As the end of the semester nears after another year of COVID-19 regulations, Executive Director of Student Health Services Sharon Rabinovitz gushed about the upcoming graduation ceremonies, which will be held on campus for the first time in three years.
“It’ll look wonderful and so exciting,” Rabinovitz said. “We’re just over the moon to be able to get back there.”
Commencement, which will be held from May 6-9, will be a ticketed event to help control the number of people who attend, Rabinovitz explained. Each graduating student will be allocated two guest tickets.
Rabinovitz said this will be the biggest change to the event in terms of COVID-19 guidelines.
“Obviously, there’s contingency plans if there’s an increase in COVID cases, which we don’t anticipate at this point,” Rabinovitz said.
Although the number of COVID-19 cases has increased slightly in DeKalb County, Rabinovitz said cases have remained steady at Emory University over the past two weeks. The University’s COVID-19 dashboard shows that 41 cases were reported among students, faculty and staff in the past 10 days, a slight decrease from the 53 cases reported on April 5.
“We do have a little bit of ebbs and flows, but the swing is much, much lower,” Rabinovitz said. “Cases are down to trends that hopefully will continue throughout the next couple months.”
The percentage of Emory community members who are fully vaccinated has also remained steady, with 95% of students and 91.4% of faculty and staff reporting being up-to-date on their vaccinations as of April 16, according to the dashboard. On April 5, 94.6% of students and 91% of faculty and staff reported that they were up-to-date.
Last month, Emory restricted Wi-Fi for students who were noncompliant with booster vaccine requirements, and was met with national criticism. However, Rabinovitz credited the high vaccination rates to the Wi-Fi restrictions.
“We had a significant decrease [in non-compliant students] once we rolled out the Wi-Fi [restrictions],” Rabinovitz said. “From about [1200 or 1300], down to about 600.”
About 500 students are still non-compliant, according to Rabinovitz. Although she said administration is currently discussing how to enforce compliance next year, Rabinovitz explained that COVID-19 vaccines and boosters will likely be added to the list of other vaccinations students are required to submit to register for classes, such as Hepatitis B.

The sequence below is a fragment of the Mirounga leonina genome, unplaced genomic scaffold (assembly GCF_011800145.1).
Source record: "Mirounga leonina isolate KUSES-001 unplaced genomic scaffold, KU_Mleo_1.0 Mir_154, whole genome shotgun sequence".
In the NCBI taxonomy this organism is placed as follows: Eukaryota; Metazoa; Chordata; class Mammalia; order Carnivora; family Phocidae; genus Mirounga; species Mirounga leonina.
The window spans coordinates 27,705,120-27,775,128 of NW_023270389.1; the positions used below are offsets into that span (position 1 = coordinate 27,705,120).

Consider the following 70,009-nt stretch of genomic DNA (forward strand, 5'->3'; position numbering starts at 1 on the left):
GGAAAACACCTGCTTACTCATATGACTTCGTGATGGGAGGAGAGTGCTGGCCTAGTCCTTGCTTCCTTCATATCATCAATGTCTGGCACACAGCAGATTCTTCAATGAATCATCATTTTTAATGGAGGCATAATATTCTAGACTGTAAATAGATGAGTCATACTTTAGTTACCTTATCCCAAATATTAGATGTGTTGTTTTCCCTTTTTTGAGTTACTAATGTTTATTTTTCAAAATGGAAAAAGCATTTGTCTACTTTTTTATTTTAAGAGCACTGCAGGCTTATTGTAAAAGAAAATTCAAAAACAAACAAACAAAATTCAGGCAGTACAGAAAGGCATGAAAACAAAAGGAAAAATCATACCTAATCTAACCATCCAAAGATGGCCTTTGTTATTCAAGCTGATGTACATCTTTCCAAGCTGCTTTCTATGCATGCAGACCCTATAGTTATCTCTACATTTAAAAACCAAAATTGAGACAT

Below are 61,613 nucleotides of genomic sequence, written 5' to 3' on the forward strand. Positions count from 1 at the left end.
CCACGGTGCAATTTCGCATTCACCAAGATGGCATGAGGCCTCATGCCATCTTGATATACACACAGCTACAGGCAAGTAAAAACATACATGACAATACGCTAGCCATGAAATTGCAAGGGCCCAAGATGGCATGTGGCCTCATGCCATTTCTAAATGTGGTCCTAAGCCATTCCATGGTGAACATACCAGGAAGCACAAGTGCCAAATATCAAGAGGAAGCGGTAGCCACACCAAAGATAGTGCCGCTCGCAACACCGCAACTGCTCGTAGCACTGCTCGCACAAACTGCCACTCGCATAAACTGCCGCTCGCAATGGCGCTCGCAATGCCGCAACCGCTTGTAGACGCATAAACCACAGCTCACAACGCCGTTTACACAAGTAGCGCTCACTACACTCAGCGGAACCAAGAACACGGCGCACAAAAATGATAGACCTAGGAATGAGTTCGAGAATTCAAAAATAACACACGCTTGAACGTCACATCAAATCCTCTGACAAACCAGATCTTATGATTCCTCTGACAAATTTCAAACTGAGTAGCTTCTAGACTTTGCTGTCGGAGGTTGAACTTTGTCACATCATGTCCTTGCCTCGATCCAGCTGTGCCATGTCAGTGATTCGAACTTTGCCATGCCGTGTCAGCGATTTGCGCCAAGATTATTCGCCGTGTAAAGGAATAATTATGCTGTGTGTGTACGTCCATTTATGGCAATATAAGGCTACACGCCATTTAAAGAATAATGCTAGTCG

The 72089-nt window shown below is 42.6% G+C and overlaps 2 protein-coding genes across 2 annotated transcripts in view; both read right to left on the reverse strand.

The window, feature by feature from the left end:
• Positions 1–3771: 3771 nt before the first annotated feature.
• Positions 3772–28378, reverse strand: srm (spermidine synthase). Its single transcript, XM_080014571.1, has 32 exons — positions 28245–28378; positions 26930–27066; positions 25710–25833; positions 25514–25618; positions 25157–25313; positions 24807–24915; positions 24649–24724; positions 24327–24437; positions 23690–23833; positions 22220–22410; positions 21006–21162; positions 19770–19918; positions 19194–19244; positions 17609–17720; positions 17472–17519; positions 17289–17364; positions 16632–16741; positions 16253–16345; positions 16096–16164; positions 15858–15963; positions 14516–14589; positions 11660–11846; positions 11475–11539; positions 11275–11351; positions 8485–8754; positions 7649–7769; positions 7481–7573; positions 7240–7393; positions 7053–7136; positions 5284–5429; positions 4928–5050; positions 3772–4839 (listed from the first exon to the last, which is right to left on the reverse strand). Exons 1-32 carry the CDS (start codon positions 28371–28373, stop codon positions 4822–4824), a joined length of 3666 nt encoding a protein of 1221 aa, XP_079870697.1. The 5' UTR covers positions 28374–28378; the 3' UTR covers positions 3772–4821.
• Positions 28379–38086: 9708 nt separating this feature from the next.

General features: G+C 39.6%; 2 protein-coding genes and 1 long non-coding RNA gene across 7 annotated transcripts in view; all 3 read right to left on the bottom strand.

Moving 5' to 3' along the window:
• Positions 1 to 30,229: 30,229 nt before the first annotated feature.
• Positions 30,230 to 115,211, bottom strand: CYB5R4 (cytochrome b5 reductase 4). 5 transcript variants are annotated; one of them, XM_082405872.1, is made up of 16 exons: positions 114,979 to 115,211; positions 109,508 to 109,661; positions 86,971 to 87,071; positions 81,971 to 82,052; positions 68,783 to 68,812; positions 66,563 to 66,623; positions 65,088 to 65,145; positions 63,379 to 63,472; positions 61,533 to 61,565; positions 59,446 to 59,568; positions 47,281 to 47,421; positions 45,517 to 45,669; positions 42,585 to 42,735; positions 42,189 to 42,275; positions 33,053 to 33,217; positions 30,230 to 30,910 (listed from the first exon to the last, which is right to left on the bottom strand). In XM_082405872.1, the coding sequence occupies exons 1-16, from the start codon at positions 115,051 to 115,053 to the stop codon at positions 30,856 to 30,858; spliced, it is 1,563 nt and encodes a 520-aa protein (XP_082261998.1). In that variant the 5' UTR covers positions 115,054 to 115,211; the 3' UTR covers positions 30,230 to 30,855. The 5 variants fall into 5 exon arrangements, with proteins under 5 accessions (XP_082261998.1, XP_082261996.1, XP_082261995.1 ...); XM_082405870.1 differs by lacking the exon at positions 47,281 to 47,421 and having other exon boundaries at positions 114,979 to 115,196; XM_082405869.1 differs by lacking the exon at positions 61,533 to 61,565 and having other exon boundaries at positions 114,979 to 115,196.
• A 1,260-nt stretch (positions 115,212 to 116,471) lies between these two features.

“Coming back for next year, people will still be held to these standards,” Rabinovitz said. “Everyone — whether they’re here now, or coming back, or both or new — will be held to the same compliance standards, which will include the booster and the primary series.”
As the University begins preparations for next year, Rabinovitz said that students’ mental health — especially in terms of coping with the pandemic — is “at the forefront of all leadership.” She said different plans and resources will be developed over time, noting the University’s recent appointment of James Raper, the current assistant vice president for health and wellbeing at Wake Forest University (N.C.), as Emory’s first associate vice president for health, well-being, access and prevention. He is set to begin June 1.
Director of Internal Communications Emily León explained that Raper’s appointment will make mental health more accessible for students, which she said Campus Life has given a “front seat priority.”
Mental health discussions will be included in orientation programs for new students, Rabinovitz added, although she does not know the specific plans.
Rabinovitz said she learned how to care for students holistically this year, which includes ensuring faculty have the resources necessary to support their students.
“The medical care and assessment of students with COVID-19 is obviously very important, but also in the context of their mental health, their resources, supporting their academic mission,” Rabinovitz said.
Rabinovitz added that she has a lot of hope for the future after seeing how well students, administration and campus life have worked together to navigate the college experience amid COVID-19.
“I know that will move us forward in a better direction,” Rabinovitz said. “Students showed how much perseverance and resilience that they’ve had. It’s been a very difficult semester, so I honor that.”